It’s a common myth that if one partner goes bankrupt, the other one must as well. That’s not true. Bankruptcy affects your spouse if:
This fact sheet covers:
Bankruptcy is a legal process through which you are declared unable to pay your debts when they fall due. You may file for bankruptcy (voluntary bankruptcy), or alternatively, creditors can apply to have you declared bankrupt. If you are declared bankrupt by either of the above means, you will be removed from managing your own finances, and a trustee will be appointed to manage your money and assets.
To understand the ways in which bankruptcy may affect you, please read our fact sheet on the consequences of bankruptcy, as well as bankruptcy and the family home.
The purpose of this fact sheet is to explain what will happen to your joint debts and assets when you, a co-owner or a joint debtor become bankrupt.
Once a trustee has been appointed, they will take the following steps to repay your outstanding debts:
Secured debts are debts backed or secured by property or other assets, such as:
The specific assets that secure your debts will be sold. The proceeds of sale will then be used to repay the respective debts. If there is money left over after your secured debts have been repaid, the trustee will use this money to pay your unsecured debts.
Unsecured debts are debts not secured by an underlying asset, such as:
If you have unsecured debts which have not been paid, the trustee will sell other assets that you own to repay these debts (see section 4.2 on unprotected assets).
In addition, the proceeds of sale from your assets may be used to satisfy interest repayments on your loans and other fees (for example, those charged by your bank), including late payment or termination fees.
“I’m married, so both my spouse and I have to file for bankruptcy.”
False. You are not required to file for bankruptcy just because your spouse files for their own bankruptcy or is declared bankrupt.
Your bankruptcy may affect your spouse if:
Before your assets can be sold, the trustee must determine whether you own the asset, or whether ownership lies with your spouse.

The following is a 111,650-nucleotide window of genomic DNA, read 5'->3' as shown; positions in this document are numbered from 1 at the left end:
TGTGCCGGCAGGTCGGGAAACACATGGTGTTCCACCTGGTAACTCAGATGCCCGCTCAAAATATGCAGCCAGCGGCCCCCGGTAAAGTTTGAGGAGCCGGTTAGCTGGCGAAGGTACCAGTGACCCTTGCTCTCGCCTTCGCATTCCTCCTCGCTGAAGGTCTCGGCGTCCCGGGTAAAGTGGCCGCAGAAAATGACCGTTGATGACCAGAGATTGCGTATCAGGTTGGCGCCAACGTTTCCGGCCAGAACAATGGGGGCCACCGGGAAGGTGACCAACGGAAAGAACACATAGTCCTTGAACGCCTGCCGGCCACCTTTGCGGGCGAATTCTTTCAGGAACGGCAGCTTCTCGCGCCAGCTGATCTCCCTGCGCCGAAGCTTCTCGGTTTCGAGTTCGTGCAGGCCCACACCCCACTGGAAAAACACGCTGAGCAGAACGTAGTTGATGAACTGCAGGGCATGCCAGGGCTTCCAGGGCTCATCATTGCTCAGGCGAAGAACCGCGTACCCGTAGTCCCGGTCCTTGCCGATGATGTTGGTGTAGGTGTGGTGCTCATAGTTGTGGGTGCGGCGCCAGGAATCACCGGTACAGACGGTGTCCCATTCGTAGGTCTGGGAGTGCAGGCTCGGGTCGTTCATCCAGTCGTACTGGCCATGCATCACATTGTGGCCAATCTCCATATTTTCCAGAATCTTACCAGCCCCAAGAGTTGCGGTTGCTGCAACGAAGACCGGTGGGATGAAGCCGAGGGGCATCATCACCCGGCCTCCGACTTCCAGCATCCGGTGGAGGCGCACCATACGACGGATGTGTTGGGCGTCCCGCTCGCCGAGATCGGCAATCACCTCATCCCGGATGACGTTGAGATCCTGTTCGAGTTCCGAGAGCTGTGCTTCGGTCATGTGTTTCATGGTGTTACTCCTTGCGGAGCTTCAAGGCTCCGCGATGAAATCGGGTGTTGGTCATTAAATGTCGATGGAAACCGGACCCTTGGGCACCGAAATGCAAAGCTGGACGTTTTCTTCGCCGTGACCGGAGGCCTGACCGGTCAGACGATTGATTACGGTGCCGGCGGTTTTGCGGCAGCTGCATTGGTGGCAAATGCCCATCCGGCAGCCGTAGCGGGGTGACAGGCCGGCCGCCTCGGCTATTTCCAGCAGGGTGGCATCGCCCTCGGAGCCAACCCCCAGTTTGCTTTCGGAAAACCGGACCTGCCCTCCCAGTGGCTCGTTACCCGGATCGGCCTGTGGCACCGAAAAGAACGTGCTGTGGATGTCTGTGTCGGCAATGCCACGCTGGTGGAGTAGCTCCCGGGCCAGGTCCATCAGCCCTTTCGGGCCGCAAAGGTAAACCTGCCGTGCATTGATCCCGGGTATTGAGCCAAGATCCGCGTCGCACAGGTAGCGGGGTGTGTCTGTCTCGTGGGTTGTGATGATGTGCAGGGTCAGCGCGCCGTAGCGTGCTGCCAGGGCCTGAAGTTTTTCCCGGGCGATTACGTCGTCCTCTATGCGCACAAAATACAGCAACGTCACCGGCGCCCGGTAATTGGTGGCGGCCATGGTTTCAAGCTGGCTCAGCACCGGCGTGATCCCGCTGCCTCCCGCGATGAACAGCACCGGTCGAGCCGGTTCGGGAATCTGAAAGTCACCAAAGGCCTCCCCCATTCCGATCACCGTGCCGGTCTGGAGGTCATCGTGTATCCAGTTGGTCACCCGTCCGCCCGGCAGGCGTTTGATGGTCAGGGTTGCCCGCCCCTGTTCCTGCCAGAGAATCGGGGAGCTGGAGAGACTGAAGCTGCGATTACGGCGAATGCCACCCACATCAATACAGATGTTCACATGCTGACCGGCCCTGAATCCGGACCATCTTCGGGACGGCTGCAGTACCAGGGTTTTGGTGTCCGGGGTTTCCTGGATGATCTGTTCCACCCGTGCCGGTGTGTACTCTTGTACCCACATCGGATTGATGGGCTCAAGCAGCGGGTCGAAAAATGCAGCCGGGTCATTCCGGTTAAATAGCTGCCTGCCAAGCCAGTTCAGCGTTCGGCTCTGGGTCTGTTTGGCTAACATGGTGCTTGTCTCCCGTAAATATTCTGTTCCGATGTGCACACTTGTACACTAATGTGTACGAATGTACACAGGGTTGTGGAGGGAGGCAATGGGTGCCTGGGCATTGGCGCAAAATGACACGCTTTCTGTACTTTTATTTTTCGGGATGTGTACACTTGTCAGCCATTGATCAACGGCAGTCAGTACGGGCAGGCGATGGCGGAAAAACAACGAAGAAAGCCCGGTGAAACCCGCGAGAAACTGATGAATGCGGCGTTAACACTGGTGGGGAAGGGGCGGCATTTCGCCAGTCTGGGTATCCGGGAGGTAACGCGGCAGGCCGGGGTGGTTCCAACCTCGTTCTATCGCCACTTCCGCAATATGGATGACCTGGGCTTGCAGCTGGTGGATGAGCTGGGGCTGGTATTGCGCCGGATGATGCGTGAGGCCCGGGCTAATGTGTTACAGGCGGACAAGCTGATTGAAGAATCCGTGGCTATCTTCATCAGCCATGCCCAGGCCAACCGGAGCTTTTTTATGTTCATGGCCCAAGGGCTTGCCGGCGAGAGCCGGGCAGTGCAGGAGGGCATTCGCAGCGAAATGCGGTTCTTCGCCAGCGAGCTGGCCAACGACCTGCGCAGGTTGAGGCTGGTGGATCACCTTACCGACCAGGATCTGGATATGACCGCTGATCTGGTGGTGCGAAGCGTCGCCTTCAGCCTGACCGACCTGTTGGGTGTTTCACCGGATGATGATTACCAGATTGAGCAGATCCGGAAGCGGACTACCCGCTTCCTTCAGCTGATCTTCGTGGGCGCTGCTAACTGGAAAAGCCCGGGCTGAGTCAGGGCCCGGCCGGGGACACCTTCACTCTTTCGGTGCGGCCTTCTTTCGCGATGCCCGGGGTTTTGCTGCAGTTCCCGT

This is important because:
To determine whether you or your spouse owns the asset, the trustee will:
Ultimately, the trustee will establish ownership depending on the facts of your case
Before filing for bankruptcy, people may give away or sell an asset to their spouse for a price below the market value of the asset. For example, a person may sell the family home to their spouse for $250,000 when the market value of the home may be $500,000. If you find yourself in this situation, the trustee may investigate your dealings with your assets and, in the circumstances outlined below, may be able to reverse these transactions to recover the assets you disposed of.
Bankruptcy is a legal status attributed to individuals. However, if couples have substantial joint debts, it may make sense for both partners to file for their individual bankruptcy at the same time (see section 3) if neither can service the joint debts alone.
This will involve submitting separate bankruptcy documentation for each person, and all joint debts and joint assets must be listed in full in the relevant documents.
A joint debt is a debt that you share with other people. Each person that shares the debt is a joint debtor. Joint debts may be understood as meaning joint responsibility. This means that all joint debtors are responsible for repayment of the entirety of the debt.
A guarantor is a person that has agreed, in writing, to pay your debts if you become bankrupt and/or are unable to repay your loan.
If one joint debtor enters bankruptcy, the other joint debtors will become responsible for repaying the entirety of the debt. For example, if two people share a mortgage, and one becomes bankrupt, the non-bankrupt debtor will become responsible for repaying the mortgage.
However, if the debt is guaranteed by another person (known as a guarantor), they will become responsible for that part of the debt which they have agreed to guarantee.
If you are dealing with joint debts and only one debtor is declaring bankruptcy, the best thing to do is to let the trustee know which debts are joint. If you are not sure which debts are joint, you should check with each of your creditors to confirm the position.
A joint asset is an asset that you own with another person. This is known as co-ownership.
Co-ownership means that more than one person has contributed money to purchase an asset. For example, if two people contribute money to buy a car, the car is a joint asset. However, if only one person contributes their money to the purchase of the car, the car is not a joint asset.
Not all assets that you own or co-own with another person will be affected in bankruptcy. Certain assets are protected and cannot be sold by a trustee to satisfy your debts. This means that if you are made bankrupt, you will be able to keep these assets.
All other assets not listed in section 4.1 are unprotected assets which can be used by the trustee to satisfy your debts. On bankruptcy, these assets may be sold by the trustee.
If an unprotected asset is also a joint asset, part of the sale proceeds from the sale of that asset by the trustee must be given to the non-bankrupt co-owner in accordance with the proportion of their share in the asset. For example, if there are two co-owners of an asset, and each contributed 50% of the purchase price, then the non-bankrupt co-owner will be given 50% of the proceeds of sale of that asset.
For further information on bankruptcy, visit:
This resource was published September 2017. This is legal information only and does not constitute legal advice. You should always contact a lawyer for advice specific to your situation.